The news recently reported on a landlord who is battling a high-end tenant who refuses to pay rent.
Upon investigation, it was discovered that the tenant was evicted from his previous residence — also for failing to pay rent.
The tenant currently is appealing an eviction order, a delay strategy that served him well the first time around. That previous eviction took eight months, according to the report.
It’s easy to argue that eviction laws offer more protections to tenants than landlords, and that this imbalance provides an opportunity for bad tenants to game the system.
Experts point to a number of factors that create this disparity, including rental regulations that make it inexpensive for tenants to appeal eviction cases. Those court proceedings eventually may end in a victory for the landlord, yet the delays may have caused tens of thousands of dollars in lost rent that is never recovered.
One expert, a paralegal and former adjudicator with the Ontario Landlord and Tenant Board, told reporters that changes need to be made to the system, but landlords need to take steps to protect themselves. He offered some sage advice:
Run a tenant credit report;
Check out the previous landlord references;
Don’t rush to judgement with an applicant; and,
Compile and cross-check information rather than qualifying an applicant on one piece of documentation — which may be forged.
It is also important to develop a filtering process so that bad applicants are less likely to slip through the cracks. Prequalifying applicants over the phone, reiterating that an applicant will need to complete a rental application and undergo a tenant background check, and cross-checking information provided with the rental application makes it harder for problem tenants to run their next scam.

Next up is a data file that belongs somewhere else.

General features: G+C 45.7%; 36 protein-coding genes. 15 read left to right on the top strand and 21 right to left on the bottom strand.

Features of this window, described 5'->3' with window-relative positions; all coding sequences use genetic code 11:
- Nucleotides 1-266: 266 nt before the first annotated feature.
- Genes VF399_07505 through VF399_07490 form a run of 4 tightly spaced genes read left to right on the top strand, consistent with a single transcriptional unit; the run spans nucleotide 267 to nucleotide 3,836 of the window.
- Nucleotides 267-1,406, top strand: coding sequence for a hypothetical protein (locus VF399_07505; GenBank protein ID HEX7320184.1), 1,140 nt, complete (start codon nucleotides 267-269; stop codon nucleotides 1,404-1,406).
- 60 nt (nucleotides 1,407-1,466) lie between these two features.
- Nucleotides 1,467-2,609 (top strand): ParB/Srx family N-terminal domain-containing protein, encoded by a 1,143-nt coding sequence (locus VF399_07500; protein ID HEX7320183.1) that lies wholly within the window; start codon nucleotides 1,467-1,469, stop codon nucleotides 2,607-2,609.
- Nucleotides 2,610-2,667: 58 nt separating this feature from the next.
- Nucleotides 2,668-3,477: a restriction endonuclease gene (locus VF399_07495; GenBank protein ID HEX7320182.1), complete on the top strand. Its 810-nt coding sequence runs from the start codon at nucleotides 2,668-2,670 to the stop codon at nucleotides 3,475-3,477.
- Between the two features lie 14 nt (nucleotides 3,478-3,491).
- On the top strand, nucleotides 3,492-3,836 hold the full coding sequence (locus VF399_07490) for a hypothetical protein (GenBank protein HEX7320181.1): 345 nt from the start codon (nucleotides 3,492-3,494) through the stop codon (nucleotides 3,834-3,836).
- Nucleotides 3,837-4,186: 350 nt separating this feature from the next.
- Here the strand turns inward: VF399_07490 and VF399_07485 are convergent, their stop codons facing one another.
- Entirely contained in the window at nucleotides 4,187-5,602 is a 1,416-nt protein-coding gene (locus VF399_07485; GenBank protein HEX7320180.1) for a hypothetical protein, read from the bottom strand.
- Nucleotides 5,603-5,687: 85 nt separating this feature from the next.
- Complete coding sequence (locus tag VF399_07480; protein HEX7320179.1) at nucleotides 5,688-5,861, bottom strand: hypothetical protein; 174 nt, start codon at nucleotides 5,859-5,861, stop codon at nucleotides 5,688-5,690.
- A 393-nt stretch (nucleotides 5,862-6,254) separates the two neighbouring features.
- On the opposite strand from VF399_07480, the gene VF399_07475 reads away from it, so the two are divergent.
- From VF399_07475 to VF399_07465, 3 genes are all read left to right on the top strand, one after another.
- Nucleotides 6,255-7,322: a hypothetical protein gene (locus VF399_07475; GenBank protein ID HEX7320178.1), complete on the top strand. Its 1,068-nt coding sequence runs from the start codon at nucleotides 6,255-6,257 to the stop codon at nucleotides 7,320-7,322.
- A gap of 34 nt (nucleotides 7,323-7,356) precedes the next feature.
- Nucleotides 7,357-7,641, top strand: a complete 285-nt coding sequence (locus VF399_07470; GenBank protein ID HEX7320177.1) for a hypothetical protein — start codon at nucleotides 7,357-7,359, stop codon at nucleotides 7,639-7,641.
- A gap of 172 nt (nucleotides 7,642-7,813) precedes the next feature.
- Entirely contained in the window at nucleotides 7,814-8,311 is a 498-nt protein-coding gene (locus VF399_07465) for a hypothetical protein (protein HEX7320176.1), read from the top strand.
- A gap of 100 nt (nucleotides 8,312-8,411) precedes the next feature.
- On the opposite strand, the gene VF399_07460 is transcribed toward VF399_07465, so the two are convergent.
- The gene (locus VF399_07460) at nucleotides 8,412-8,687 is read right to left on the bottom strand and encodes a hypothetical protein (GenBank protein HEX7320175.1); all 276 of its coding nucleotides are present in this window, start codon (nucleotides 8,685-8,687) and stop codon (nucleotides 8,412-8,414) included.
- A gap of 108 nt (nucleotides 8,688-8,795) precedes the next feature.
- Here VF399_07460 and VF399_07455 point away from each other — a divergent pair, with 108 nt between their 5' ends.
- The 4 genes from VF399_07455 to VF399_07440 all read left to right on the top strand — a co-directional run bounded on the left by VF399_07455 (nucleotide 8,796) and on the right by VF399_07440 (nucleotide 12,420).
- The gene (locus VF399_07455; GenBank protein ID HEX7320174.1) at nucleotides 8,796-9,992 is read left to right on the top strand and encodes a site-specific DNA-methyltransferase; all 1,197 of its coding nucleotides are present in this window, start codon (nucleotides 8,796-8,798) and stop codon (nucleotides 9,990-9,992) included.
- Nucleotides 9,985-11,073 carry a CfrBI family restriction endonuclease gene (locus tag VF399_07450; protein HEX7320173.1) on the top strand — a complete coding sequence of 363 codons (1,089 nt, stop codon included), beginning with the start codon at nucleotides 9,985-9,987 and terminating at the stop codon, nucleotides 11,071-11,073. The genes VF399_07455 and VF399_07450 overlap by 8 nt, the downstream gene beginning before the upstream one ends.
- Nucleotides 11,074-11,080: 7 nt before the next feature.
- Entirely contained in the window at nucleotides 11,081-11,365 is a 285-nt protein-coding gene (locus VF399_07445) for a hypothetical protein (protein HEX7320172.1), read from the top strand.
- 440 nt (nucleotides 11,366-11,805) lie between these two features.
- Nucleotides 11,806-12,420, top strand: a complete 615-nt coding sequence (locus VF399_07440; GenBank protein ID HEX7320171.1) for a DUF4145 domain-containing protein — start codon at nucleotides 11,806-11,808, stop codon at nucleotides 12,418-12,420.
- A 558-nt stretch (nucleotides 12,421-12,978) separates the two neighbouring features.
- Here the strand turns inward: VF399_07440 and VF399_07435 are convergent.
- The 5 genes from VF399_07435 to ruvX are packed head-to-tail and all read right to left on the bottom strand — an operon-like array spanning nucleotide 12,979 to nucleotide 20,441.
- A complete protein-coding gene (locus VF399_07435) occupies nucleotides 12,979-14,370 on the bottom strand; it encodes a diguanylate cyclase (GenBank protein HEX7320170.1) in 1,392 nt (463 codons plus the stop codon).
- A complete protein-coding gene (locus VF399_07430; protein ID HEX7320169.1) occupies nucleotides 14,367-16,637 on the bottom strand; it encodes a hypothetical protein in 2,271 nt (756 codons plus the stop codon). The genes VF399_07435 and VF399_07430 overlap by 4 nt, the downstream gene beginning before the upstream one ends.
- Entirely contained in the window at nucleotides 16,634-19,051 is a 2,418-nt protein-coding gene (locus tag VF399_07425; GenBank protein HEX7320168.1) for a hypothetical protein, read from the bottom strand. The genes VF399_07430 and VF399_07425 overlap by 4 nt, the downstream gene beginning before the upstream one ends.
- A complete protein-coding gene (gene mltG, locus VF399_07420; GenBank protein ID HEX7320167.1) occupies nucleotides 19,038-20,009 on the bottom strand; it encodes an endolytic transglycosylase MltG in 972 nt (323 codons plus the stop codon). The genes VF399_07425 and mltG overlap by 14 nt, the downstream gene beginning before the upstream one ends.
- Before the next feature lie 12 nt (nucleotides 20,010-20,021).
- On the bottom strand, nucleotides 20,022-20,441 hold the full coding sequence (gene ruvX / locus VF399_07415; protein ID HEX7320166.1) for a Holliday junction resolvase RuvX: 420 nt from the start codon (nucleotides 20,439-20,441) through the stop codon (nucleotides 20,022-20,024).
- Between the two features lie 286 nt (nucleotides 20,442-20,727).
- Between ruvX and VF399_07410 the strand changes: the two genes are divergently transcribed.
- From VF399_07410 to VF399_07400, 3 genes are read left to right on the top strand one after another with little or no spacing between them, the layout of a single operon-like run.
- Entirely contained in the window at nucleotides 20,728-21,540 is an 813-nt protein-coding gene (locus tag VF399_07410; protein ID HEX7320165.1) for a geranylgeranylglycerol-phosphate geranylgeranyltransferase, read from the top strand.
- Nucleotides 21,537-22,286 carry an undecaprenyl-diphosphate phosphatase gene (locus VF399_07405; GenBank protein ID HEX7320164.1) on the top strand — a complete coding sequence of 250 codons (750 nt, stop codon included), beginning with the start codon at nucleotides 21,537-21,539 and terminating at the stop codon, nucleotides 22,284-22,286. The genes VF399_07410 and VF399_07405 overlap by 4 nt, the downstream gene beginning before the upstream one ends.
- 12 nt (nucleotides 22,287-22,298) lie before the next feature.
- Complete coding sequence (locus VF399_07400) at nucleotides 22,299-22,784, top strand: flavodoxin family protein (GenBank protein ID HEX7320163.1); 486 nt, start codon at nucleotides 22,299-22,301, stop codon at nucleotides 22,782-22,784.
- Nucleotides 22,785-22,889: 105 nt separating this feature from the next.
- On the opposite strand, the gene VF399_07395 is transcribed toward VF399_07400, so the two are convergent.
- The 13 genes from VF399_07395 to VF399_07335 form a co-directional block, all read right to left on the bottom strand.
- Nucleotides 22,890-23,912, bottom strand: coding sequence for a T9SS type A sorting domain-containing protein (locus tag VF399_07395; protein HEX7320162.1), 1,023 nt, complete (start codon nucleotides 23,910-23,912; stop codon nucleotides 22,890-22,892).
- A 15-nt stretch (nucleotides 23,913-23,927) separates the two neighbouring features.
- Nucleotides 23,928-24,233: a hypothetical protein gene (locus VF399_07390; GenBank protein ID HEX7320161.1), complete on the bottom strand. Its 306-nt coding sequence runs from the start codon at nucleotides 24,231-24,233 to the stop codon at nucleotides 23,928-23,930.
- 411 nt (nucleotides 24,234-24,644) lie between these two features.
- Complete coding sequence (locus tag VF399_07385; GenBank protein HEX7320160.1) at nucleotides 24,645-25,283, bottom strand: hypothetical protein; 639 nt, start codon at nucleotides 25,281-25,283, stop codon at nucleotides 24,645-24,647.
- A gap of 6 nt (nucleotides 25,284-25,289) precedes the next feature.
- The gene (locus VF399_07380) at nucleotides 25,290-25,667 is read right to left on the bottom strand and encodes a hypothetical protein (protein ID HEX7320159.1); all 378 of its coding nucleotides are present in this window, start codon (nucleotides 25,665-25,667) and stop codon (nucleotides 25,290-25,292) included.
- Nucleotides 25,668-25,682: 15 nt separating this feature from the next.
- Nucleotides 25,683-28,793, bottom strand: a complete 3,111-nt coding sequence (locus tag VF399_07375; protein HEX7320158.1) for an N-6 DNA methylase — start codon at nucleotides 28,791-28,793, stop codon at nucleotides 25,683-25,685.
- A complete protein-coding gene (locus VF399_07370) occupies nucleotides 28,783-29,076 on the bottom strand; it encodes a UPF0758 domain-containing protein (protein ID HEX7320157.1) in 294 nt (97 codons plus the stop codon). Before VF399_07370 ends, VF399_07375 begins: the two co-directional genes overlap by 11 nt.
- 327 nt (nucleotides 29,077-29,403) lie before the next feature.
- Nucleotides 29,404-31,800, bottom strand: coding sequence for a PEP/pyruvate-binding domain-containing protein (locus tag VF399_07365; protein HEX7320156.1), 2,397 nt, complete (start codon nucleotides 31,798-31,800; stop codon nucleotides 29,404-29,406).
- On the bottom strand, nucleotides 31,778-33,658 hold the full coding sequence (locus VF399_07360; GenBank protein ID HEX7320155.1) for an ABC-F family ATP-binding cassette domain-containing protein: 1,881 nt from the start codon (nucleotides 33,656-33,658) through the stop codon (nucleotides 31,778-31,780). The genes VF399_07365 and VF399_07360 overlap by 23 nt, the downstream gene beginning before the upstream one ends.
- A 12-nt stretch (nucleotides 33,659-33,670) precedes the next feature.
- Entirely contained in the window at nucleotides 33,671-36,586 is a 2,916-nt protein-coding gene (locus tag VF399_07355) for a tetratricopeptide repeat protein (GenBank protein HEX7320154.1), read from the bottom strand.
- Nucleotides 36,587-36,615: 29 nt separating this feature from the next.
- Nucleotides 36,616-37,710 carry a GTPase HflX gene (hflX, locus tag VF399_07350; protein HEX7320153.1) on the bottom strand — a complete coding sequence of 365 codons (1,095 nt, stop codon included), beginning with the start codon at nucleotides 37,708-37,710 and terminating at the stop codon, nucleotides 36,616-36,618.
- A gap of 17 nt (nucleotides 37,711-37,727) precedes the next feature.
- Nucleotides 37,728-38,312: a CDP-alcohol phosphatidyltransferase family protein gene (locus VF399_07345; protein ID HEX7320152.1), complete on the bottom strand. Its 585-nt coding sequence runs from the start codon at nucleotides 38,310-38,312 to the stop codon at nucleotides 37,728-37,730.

As this case highlights, bad tenants come from all walks of life, so it is impossible to tell if that well-dressed “professional” is just that — a professional scammer. That’s why it so important to abandon the “ideal” vision of what a good tenant looks like, and focus on an applicant’s qualifications — verifiable source of income, decent credit history and references from the current and previous landlords.
Until the rules change, the only way to avoid eviction delays is to avoid habitually bad tenants.
This post is provided by Tenant Verification Service, Inc., helping landlords reduce the risks of renting with fraud prevention tools that include Tenant Screening, Tenant Background Checks, (U.S. and Canada), as well as Criminal Background Checks, and Eviction Reports (U.S. only).
Click Here to Receive Landlord Credit Reports.
Disclaimer: The information provided in this post in not intended to be construed as legal advice, nor should it be considered a substitute for obtaining individual legal counsel or consulting your local, state, federal or provincial tenancy laws.